There were seven games this season where he scored four points or less, and that was with averaging 24 minutes of playing time in those games. Does it matter? Sure it does, considering Indiana went 1-6 in those games, with the only win at Iowa. A little more would have helped.

I also would have liked a better performance from the free throw line, where he shot just 61.4 percent. That's a common complaint with this team, but Thompson actually got worse from 2020, where he shot 66 percent. Anything under 70 percent should be considered unacceptable for him.

Best game

Thompson had three double-doubles this season, but the one that stood out as his best game came early in the year against Providence. It was the first game of the Maui Invitational back on Nov. 30 in Asheville, N.C., and Trayce Jackson-Davis was getting double-teamed constantly. The Friars were daring Thompson to beat them inside, and he did just that in the 79-58 win.

Thompson finished the game with 22 points and 13 rebounds, which were both season highs. It set the tone that he couldn't be ignored by defenses. He scored in double figures 12 times during the season.

Future prospects

Thompson played with his back to the basket most of the time this season, and new Indiana coach Mike Woodson is already on record that he wants Thompson to expand his game out to the perimeter. He was just 3-for-15 from three-point range, but Woodson sees ability there, and in his offense, that power forward spot might see more time away from the basket.

Can Thompson handle that? Well, that's going to be interesting to see. He's not a knock-down shooter, at least not yet. But he's very athletic and no one works harder. He was a decent three-point shooter in high school, so it can happen. He may also still see some time at center against smaller teams.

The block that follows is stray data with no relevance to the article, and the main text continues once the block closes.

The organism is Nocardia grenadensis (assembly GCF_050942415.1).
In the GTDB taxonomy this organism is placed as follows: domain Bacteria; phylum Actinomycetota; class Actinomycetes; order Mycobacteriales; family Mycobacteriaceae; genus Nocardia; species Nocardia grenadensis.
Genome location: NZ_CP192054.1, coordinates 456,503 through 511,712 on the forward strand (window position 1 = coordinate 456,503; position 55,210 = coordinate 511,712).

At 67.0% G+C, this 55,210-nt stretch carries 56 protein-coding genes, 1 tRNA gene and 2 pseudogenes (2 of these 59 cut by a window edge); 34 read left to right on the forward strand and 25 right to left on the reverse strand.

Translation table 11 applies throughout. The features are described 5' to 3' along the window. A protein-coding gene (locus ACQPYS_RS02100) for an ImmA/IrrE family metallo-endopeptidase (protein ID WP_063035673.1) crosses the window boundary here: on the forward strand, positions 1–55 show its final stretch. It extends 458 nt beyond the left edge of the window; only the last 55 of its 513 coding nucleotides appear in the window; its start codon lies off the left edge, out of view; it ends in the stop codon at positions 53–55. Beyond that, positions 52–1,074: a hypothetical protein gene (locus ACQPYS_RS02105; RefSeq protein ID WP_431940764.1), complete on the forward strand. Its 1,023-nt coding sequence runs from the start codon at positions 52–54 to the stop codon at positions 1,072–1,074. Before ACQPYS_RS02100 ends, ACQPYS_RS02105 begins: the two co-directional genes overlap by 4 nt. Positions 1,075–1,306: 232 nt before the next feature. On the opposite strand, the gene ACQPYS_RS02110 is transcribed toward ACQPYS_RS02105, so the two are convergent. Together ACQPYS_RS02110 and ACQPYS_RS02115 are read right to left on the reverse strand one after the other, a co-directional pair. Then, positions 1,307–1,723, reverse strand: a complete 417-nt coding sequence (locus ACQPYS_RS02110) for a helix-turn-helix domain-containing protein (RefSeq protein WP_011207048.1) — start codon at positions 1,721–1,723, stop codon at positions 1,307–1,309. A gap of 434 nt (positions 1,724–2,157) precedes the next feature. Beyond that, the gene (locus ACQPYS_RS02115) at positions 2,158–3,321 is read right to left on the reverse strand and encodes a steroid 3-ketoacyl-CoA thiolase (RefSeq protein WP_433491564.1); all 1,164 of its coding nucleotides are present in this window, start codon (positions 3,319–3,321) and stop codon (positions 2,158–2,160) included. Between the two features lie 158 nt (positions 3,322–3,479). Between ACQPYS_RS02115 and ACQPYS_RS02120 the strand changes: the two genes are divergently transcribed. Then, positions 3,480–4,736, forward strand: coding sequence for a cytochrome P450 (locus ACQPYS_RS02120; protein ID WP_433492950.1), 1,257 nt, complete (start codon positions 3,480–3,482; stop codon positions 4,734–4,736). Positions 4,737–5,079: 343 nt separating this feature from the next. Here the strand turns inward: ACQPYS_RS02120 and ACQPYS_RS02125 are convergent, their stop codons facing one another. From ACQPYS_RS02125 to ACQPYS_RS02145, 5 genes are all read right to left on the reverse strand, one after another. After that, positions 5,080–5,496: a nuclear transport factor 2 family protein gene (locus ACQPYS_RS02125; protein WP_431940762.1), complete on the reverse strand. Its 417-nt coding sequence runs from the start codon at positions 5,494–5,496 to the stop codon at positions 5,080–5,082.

Final Grade: B

B: Giving Race a B grade came after much internal debate between my ears. I was going back and forth between a B and a B-minus, and the B eventually won out because I really appreciated the fact that he showed up every night even when he was hurting. Atfer busting up his nose at the end of a lost season, he could have easily sat it out, but that's just not the way he's wired.

So B it is. He's done a lot, on and off the court, this year and he's a great spokesman for this program. He entered the transfer portal but decided to stay, and I'm glad he did.

Previous 'Final Grades' stories

  • TRAYCE JACKSON-DAVIS: Sophomore forward Trayce Jackson-Davis was Indiana's leading scorer and rebounder this year, and there was no question he was the Hoosiers' best player. Here's his grade. CLICK HERE
  • ARMAAN FRANKLIN: Sophomore guard Armaan Franklin made great year-over-year strides and emerged as Indiana's best perimeter threat on both sides of the floor. CLICK HERE
  • RACE THOMPSON: Redshirt junior Race Thompson fought through injuries at the end of the season and battled in the post all year during his fine season. CLICK HERE
  • AL DURHAM: Senior guard Al Durham was up and down, but he conclude his career as one of 53 Hoosiers to score 1,000 points all-time. CLICK HERE
  • NEXT UP: Indiana junior guard Rob Phinisee.